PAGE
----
IRS provides tax breaks for recent disasters

Tax Law and News IRS tax relief disaster

The IRS recently announced that victims of the August California Wildfires have until Dec. 15, 2020, to file various individual and business tax returns, and make certain tax payments. Similarly, victims of Hurricane Laura have until Dec. 31, 2020 to file their returns and make payments.

California wildfires

The IRS is offering this relief to any area designated by the Federal Emergency Management Agency (FEMA) as qualifying for individual assistance. Currently this includes Lake, Monterey, Napa, San Mateo, Santa Cruz, Solano, Sonoma, and Yolo counties in California, but taxpayers in localities added later to the disaster area will automatically receive the same filing and payment relief. The current list of eligible localities is available on the disaster relief page on IRS.gov.

  • 2019 Extended Individual Tax Returns: An additional filing extension is granted to individual taxpayers who filed valid 2019 tax extensions with an Oct. 15, 2020, tax deadline. The IRS noted, however, that because tax payments related to these 2019 returns were due on July 15, 2020, those payments are not eligible for this relief.
  • 2020 Quarterly Estimated Tax Payments: The third quarterly estimated tax deadline of Sept. 15, 2020, is extended until Dec. 15, 2020.
  • Quarterly Payroll and Excise Tax Returns: Quarterly payroll and excise tax returns that are due Oct. 31, 2020, are also extended until Dec.15, 2020.

Calendar-year tax-exempt organizations whose extensions were to run out on Nov. 15, 2020, also qualify for the extra time.

Hurricane Laura

Some of the same extensions apply to victims of Hurricane Laura, but others are different. Following the destruction caused by Hurricane Laura, the IRS announced tax relief for those impacted, and in any area designated by FEMA, as qualifying for individual assistance. This includes Allen, Beauregard, Calcasieu, Cameron, Jefferson Davis, and Vernon parishes in Louisiana. Taxpayers in localities added later to the disaster area will automatically receive the same filing and payment relief.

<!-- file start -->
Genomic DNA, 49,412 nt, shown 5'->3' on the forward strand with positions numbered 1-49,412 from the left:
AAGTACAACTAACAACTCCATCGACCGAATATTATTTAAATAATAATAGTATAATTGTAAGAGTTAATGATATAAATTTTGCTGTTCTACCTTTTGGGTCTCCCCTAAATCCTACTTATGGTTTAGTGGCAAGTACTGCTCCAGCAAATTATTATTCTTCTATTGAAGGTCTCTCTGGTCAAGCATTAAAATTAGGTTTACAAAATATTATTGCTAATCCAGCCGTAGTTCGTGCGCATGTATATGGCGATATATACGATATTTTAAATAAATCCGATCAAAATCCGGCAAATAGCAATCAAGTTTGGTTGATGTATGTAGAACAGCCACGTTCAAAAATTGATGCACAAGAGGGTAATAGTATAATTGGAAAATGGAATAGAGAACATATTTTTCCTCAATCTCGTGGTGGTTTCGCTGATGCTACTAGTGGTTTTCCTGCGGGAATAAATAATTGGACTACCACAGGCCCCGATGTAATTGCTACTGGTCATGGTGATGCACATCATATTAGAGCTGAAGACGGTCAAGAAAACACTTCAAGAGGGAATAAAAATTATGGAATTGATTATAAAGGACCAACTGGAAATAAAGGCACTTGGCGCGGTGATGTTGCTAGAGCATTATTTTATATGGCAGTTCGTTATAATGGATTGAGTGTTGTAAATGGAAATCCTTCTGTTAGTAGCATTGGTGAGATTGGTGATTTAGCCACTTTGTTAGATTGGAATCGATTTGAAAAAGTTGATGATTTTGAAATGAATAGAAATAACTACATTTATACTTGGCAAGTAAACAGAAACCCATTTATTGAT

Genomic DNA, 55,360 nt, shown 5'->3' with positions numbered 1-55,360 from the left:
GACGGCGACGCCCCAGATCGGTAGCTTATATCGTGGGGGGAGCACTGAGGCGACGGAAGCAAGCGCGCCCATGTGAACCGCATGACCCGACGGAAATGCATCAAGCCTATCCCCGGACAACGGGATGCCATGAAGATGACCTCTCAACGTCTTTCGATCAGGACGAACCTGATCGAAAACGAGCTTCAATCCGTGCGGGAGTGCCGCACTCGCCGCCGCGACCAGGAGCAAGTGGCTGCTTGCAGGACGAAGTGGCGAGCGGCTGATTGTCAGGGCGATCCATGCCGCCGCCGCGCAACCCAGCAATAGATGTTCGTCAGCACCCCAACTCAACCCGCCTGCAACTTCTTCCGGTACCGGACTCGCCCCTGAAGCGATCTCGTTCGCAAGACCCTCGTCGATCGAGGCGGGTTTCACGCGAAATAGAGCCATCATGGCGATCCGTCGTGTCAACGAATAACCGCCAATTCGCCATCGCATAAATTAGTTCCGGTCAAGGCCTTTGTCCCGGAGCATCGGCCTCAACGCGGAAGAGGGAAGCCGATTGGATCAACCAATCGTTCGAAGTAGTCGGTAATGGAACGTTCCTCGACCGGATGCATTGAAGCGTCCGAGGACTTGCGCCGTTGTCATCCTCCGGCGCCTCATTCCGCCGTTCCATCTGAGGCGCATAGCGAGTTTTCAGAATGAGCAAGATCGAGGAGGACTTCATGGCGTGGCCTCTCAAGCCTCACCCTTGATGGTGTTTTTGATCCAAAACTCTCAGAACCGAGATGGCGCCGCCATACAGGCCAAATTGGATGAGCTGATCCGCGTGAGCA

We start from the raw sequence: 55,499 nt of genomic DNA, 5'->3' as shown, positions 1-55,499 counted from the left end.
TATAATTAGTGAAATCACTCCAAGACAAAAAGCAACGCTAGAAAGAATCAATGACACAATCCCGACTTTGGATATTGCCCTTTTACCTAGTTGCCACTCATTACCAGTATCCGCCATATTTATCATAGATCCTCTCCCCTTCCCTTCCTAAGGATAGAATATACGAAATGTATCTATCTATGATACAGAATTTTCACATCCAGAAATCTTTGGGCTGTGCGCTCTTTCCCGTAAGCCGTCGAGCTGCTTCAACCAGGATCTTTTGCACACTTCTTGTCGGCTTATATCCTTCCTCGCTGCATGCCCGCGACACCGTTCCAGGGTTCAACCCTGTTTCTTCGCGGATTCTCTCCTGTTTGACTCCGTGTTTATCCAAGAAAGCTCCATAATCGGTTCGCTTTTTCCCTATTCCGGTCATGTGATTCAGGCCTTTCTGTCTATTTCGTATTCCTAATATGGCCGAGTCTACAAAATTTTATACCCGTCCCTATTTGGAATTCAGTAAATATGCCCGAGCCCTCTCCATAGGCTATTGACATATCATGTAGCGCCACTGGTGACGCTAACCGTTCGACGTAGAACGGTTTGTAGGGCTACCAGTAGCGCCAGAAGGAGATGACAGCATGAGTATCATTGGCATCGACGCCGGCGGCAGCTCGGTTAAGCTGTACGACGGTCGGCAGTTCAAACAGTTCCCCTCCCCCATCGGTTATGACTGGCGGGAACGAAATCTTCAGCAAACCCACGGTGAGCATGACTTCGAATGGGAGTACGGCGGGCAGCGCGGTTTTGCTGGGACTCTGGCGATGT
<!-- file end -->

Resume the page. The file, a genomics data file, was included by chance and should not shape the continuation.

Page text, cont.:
These include:

  • <2019 Extended Individual Tax Returns: An additional filing extension is granted to individual taxpayers who filed valid 2019 tax extensions with an Oct. 15, 2020, tax deadline. The IRS noted, however, that because tax payments related to these 2019 returns were due on Jul. 15, 2020, those payments are not eligible for this relief.
  • 2020 Quarterly Estimated Tax Payments: The third quarterly estimated tax deadline of Sept. 15, 2020, is extended until Dec. 15, 2020.
  • Quarterly Payroll and Excise Tax Returns: Quarterly payroll and excise tax returns that are due Nov. 2, 2020, are extended until Dec. 31, 2020. In addition, penalties on payroll and excise tax deposits due after Aug. 22 and before Sept. 8, will be abated as long as the deposits are made by Sept. 8, 2020.

Calendar-year tax-exempt organizations whose extensions were to run out on Nov. 15, 2020, also qualify for the extra time.

The IRS automatically provides filing and penalty relief to any taxpayer with an IRS address of record located in the disaster area. As a result, taxpayers do not need to contact the IRS to get this relief. However, if an affected taxpayer receives a late filing or late payment penalty notice from the IRS that has an original or extended filing, payment, or deposit due date falling within the postponement period, the taxpayer should call the number on the notice to have the penalty abated.

In addition, the IRS will work with any taxpayer who lives outside the disaster area, but whose records necessary to meet a deadline occurring during the postponement period are located in an affected area. Taxpayers qualifying for relief who live outside the disaster area need to contact the IRS at 866-562-5227. This also includes workers assisting the relief activities who are affiliated with a recognized government or philanthropic organization.

Taxpayers also need advice on reconstructing records lost in a natural disaster. The IRS provided tips and guidance on how you can help your clients reconstruct important records.